Google's New Cookie Tracking Policy Raises Eyebrows

John Lister's picture

Google is set to make it easier for users to block tracking cookies. Perhaps unsurprisingly the reported changes would also be very helpful for Google.

Cookies are small files that a website saves onto a computer's hard drive via the web browser. When the user next returns to the site, it will check for cookies and use the information to customize the site's content or appearance.

For example, if a user were to enter in their name and password on a forum website and then selected the "remember me" option, this preference would be saved using a cookie. The next time the user visits the website, he or she would not have to login again until the cookie expired (presumably after 14 or more days).

Another example would be when a weather site uses cookies to "remember" a user's city and automatically shows the relevant forecast. In other cases, cookies can be more sinister by tracking the user's activity on other sites. In this case, the cookies are used to build up a profile and is used for targeted advertising.

One Stop Shop For Cookie Inspection

Right now users need to dig through settings and menus to find what cookies are on their machine.

Even so, it's extremely difficult to figure out what the cookies do. It's also very tiresome to remove cookies short of deleting them all, which can then make visiting trusted sites more frustrating as preferences are erased and users have to type details in again.

The Wall Street Journal reports that an upcoming Chrome update will change this with a "dashboard for cookies" feature. It will be a single place to see which cookies are on their machine and exactly what the cookie is tracking. There will also be a simple option to block or remove a cookie. (Source:

Google May Escape Effects

Exactly how things will work is still unclear, but it seems the main effect will be on "profit-seeking third parties, separate from the owner of the website a user is actively visiting."

The Wall Street Journal says that it will likely have two effects. Firstly, it seems Google's own activities won't be significantly limited by the changes. Secondly, rival online advertising companies could be hurt by having less tracking data, meaning the ads they show are less relevant and thus less likely to prompt the user to click on them. (Source:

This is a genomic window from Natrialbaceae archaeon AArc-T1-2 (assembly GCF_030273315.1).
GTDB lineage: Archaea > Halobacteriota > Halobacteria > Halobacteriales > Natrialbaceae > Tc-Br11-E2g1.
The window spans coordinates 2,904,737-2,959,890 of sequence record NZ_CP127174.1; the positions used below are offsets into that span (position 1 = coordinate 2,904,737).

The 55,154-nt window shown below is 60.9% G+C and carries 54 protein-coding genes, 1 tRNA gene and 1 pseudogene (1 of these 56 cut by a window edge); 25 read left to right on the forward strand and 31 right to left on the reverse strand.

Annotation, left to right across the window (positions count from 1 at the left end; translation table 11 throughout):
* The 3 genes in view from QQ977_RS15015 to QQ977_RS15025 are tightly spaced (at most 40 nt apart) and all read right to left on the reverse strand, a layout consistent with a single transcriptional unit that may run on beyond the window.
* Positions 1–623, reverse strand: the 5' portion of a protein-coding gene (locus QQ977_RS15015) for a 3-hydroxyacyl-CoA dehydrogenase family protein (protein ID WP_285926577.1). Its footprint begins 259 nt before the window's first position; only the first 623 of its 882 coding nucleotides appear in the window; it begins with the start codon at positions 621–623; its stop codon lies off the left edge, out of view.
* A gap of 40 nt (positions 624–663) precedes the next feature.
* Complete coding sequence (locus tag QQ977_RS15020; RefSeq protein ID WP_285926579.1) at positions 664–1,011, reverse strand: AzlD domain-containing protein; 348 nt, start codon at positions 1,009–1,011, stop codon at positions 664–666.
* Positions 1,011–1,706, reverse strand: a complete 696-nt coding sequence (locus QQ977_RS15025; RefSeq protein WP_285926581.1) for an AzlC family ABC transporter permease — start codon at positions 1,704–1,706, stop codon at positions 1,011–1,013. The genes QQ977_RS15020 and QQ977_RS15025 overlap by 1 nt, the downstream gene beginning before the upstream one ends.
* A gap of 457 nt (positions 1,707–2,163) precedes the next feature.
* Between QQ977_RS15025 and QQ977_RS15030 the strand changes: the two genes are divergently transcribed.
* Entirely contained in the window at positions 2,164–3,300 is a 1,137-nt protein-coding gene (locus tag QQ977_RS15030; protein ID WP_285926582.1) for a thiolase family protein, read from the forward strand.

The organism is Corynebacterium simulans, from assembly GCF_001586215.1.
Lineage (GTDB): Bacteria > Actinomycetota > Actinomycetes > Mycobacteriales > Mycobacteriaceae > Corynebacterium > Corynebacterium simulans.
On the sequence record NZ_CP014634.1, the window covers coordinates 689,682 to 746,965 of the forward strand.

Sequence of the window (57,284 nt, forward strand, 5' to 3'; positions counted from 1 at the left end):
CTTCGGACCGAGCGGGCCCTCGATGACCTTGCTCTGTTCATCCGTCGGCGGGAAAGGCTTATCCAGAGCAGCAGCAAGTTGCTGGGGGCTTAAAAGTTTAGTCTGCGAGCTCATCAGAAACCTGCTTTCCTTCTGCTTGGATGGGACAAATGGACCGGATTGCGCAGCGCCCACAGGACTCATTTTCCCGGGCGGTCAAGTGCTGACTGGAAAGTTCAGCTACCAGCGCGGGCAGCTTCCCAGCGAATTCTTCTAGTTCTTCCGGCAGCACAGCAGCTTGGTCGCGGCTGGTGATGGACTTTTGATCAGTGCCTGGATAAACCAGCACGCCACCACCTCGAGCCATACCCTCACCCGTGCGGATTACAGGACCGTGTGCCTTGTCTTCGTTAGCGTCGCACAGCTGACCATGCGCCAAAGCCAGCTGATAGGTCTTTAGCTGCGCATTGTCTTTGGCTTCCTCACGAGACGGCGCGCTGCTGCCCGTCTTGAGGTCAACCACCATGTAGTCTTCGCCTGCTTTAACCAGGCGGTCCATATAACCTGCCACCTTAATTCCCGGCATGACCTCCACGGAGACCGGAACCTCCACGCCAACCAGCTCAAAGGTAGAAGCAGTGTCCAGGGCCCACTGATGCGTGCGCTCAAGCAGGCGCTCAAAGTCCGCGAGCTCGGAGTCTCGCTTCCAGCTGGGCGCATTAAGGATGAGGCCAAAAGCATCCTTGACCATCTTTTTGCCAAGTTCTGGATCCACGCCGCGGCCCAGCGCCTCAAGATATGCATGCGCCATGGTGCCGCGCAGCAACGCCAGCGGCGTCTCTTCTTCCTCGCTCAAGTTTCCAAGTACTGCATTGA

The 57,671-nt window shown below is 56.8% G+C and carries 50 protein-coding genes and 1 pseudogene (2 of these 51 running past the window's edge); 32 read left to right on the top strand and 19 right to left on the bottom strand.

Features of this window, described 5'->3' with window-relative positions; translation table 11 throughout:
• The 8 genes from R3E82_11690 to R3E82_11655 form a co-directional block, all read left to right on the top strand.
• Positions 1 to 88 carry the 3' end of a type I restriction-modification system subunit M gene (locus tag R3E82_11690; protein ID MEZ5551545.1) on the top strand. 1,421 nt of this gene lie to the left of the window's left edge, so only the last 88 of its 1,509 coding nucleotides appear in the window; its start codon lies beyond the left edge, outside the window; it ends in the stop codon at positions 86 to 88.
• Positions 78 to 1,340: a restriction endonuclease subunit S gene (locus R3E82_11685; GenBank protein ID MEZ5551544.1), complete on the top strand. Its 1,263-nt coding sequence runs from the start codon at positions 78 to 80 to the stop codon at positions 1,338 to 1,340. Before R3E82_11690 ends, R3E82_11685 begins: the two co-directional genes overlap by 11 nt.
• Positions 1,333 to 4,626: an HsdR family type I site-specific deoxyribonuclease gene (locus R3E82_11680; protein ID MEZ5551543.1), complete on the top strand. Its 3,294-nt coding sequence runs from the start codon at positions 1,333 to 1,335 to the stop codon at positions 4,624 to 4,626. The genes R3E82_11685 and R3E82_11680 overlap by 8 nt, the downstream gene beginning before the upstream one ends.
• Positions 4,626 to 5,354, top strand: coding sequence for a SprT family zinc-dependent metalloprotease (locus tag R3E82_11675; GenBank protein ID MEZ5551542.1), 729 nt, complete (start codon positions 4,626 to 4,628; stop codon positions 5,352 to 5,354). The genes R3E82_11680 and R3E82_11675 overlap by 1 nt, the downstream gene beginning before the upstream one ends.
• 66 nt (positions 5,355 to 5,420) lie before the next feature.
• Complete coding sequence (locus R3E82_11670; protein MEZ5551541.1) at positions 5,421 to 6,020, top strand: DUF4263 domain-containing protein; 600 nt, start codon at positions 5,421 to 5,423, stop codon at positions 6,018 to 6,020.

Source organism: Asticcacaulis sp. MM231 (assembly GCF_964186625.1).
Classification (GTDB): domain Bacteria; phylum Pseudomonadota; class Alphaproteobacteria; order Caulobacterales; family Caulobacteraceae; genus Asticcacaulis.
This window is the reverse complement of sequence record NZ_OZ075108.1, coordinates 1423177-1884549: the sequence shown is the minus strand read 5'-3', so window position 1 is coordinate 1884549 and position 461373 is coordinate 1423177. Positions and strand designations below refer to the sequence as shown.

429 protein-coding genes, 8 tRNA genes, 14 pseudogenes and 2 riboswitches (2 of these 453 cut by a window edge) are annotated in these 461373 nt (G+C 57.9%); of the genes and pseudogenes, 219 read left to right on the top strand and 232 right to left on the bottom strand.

What's Your Opinion?

Would you like better control of and information about cookies? Do you trust Google's motives in making the changes? Should Chrome block all tracking cookies by default and make sites ask the user for express permission before installing a cookie?

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Dennis Faas's picture

Here's my take on the new cookie dashboard:

First of all, cookies are used transparently and most users aren't even aware what is happening. And that's not a bad thing. Most of the time cookies are not tracking users; even so, tracking isn't "malicious" like many computer cleaning programs make them out to be (for example).

The fact is: Google tracks what websites you visit, then uses this data to serve up ads based on your profile. This is called "remarketing" and has been happening for well over a decade. In theory, ISPs can also track user activity and then sell that information to marketers, and this would supersede browser cookies.

Is the new "cookie dashboard" going to benefit users? I don't think so. Cookies are way too complicated to figure out on their own. The contents of cookies often use obfuscated information (computer code) and this data can even be encrypted. So to say that a dashboard is going to somehow magically make users "more aware" of what is happening is simply not going to work. Even so it would be incredibly time consuming to wade through hundreds or thousands of cookies.

What I think is really happening here is that Google is simply going to crush its competition. This is based on the fact that the competition stores cookies on local machines to build profiles. Perhaps the only difference here is that Google places cookies on its own servers, rather than on the user's machine. Therefore, the way the new cookie dashboard works would make Google exempt. Another possibility is that Google tracks what sites users visit by their own search engine data, then uses that for marketing.

In any case, I don't see the cookie dashboard being useful.